Turkish drone strategy

Finally, during the Nagorno-Karabakh war inSeptember 2020, Turkish drones interveningfor Azerbaijan against Armenia destroyed anestimated 200 tanks, 90 other armored vehicles,and 182 artillery pieces, forcing the latterto withdraw from the territory.

This has become some extent of nationalist pridein Turkey, as some pro-Azerbaijani videos suggest.

It seems that Turkey’s use of drones isgoing to vary the character of land power in ways that will undermine existing force structures, in the way that the Dreadnought obsoleted earlier classes of battleships, or the aircraftcarrier made battleships themselves obsoleteat the start of war II.

Combined arms land forces of the type thatdefeated Iraq twice within the 1991 and 2003 Gulf Warsare built around tanks, whose primacywas thanks tothe very fact that for several years, only a tank could destroy another tank.

Turkish
Image by cumhuriyet.com

One of the little-known facts about the 1967Middle East War was that only a few ofEgyptian tanks were killed from the air inIsrael’s massive opening air strike, becauseit was too difficult to hit so small a target with an airplane.

In the intervening years, precision-guidedmunitions began to proliferate, making thetargeting of tanks much easier, but they stillrequired expensive platforms just like the A-10 close-support fighter, which in turnnecessitated expensive air defenses to operateagainst a classy opponent.

Drones have now changed this picture substantially because they’re relatively cheap, hard to defeat, and don’t risk the lives of human pilots.Militaries round the world are scramblingnow to work out the way to defend themselvesagainst drones, and it’s not clear who willwin the race between drones and drone counter-measures.But it’s possible that the planet saw itslast massive tank battle during the 2003 Iraq War.

Drones have done much to market Turkey’srise as a regional power within the year 2020.The country has now decisively shaped theoutcomes of three conflicts, and promises to try to to more of an equivalent.

The Middle East, which seemed like it wasbeing polarized along Sunni-Shia lines ledby the 2 primary antagonists Saudi Arabiaand Iran, is actually more genuinely multipolar.Turkey has not aligned itself permanently with anyone.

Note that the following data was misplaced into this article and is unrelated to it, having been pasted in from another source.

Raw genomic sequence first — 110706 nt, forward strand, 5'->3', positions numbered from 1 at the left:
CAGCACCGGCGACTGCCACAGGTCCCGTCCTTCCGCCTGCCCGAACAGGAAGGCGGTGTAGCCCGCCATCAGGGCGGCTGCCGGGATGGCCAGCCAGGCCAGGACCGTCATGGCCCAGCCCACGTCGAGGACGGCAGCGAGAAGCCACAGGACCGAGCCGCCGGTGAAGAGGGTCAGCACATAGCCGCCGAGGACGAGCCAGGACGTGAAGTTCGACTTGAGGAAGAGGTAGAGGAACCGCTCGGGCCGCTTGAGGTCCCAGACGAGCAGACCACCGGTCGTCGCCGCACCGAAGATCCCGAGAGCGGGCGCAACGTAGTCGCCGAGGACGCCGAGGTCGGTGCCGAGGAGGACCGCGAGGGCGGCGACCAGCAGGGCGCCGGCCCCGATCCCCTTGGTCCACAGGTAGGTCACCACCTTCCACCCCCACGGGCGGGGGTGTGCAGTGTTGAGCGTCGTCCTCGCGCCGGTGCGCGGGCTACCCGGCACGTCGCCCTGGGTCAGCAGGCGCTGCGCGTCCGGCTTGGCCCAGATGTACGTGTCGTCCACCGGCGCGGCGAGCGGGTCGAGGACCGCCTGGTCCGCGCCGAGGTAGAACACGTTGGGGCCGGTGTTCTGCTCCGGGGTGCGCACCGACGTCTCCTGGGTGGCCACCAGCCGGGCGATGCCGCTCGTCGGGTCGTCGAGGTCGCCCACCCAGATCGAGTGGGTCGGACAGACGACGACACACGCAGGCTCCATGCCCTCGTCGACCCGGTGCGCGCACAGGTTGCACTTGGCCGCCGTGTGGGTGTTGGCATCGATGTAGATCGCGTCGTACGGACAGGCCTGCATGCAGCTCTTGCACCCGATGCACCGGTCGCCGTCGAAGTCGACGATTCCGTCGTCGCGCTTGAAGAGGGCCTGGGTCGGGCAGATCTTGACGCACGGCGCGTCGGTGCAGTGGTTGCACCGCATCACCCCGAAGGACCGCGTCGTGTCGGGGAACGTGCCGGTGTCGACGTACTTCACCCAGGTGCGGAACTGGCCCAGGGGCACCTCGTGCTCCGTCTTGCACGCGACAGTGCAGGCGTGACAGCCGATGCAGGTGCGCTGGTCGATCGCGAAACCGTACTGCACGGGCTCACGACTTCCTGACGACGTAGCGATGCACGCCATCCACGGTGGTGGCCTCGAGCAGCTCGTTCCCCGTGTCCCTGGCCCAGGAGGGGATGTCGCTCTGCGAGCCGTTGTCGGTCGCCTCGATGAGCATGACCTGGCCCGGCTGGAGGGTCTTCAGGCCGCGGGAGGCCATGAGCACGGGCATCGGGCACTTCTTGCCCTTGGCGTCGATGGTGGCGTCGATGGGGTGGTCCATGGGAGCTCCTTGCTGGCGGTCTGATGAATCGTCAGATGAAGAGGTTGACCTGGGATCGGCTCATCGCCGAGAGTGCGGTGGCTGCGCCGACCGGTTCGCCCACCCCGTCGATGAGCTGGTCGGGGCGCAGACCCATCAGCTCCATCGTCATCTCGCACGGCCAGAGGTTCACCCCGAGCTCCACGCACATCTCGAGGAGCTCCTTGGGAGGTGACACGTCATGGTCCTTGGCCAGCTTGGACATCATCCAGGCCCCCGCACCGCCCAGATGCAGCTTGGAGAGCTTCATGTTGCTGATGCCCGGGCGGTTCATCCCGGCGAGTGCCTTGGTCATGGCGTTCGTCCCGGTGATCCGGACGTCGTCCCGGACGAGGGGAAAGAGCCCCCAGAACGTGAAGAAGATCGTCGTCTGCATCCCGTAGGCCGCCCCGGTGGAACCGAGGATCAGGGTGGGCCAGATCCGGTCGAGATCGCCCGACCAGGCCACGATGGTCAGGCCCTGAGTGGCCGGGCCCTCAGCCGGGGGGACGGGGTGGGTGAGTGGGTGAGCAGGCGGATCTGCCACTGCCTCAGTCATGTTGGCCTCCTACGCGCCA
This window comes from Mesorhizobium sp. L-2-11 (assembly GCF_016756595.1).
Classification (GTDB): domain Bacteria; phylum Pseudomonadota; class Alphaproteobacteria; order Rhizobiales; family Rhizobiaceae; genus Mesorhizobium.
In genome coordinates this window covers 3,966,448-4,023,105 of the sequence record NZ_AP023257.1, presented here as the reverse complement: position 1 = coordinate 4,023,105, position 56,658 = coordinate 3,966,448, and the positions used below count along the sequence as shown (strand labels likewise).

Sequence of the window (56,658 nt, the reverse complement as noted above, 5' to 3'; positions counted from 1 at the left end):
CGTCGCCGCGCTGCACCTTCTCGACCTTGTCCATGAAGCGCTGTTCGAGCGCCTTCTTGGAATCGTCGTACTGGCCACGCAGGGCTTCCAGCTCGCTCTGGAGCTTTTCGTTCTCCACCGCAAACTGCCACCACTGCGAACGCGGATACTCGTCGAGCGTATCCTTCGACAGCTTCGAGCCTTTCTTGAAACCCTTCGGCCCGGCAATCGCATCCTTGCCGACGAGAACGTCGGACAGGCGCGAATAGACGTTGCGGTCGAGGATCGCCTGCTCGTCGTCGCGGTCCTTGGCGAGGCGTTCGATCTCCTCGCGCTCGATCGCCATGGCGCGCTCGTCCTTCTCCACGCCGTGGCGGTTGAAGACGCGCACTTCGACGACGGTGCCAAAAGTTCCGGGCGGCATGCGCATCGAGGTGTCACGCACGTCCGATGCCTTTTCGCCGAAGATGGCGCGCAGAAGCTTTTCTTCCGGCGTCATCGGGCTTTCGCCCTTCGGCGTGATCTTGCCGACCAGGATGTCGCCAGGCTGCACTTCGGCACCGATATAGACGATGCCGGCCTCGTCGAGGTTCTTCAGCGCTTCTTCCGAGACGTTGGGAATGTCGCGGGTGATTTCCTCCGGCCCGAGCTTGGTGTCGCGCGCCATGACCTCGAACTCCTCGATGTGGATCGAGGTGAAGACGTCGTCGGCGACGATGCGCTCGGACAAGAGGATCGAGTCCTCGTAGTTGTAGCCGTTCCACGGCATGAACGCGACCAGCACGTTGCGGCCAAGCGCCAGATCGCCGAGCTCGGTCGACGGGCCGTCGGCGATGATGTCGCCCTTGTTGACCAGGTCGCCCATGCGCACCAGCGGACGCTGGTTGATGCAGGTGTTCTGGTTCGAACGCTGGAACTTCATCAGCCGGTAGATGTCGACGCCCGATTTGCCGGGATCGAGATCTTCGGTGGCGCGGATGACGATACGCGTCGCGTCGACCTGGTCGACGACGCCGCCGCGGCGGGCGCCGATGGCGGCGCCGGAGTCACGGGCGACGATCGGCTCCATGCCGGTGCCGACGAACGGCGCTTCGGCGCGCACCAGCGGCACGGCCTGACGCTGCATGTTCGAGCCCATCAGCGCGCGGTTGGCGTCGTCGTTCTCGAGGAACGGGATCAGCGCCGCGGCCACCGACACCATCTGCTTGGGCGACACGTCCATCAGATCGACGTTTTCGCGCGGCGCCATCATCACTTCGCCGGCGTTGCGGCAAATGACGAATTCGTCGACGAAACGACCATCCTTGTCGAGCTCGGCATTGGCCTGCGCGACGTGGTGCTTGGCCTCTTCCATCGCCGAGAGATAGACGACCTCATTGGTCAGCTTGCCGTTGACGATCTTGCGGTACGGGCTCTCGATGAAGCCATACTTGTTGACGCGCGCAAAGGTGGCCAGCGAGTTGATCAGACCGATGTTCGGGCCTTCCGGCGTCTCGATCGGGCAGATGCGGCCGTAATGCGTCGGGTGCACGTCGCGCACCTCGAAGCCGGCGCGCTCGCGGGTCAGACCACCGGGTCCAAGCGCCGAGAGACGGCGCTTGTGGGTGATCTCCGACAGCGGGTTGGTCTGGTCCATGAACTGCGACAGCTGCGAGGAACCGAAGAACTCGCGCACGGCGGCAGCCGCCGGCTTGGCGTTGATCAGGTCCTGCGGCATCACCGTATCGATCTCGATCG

It has opposed its fellow Sunni powers, theGulf States, in Libya; simultaneously sidedwith Russia by buying the latter’s S-400air defence system while attacking Russianforces in Syria; and has refused to alignits aims with Washington despite its continuing membership in NATO.

Yet it’s also sold TB2 drones to Ukraine,which might help unfreeze that conflict.

This has had some good consequences.Turkey’s intervention in Syria defeatedwhat would are a genocidal act againstthe refugees who had sought shelter in Idlib province.

Had Assad succeeded in retaking the province,he would have provoked another massive refugeecrisis with big implications for Europe.It’s not clear the planet would be better offhad General Haftar occupied Tripoli.

On the opposite hand, Turkey’s interventionin Nagorno-Karabakh created a huge refugee crisis for Armenians.The multi-sided nature of Middle Eastern conflictsmakes them harder to unravel, and is one reasonwhy the Syrian warremains raging after nearly a decade.

Many American critics of U.S. drone policyare still living during a world where the U.S.and Israel were the most users of this technology.But that world has already disappeared andis quickly giving thanks to one during which dronesbecome central battlefield weapons.

What which willappear as if in ten years’ time is anyone’s guess.Consequently, Turkey has become the world’sfourth-biggest drone producer after the US, Israel, and China.

This competition might allow other countriesto increase production level within the coming years. Additionally, the worth could be cheaper than today.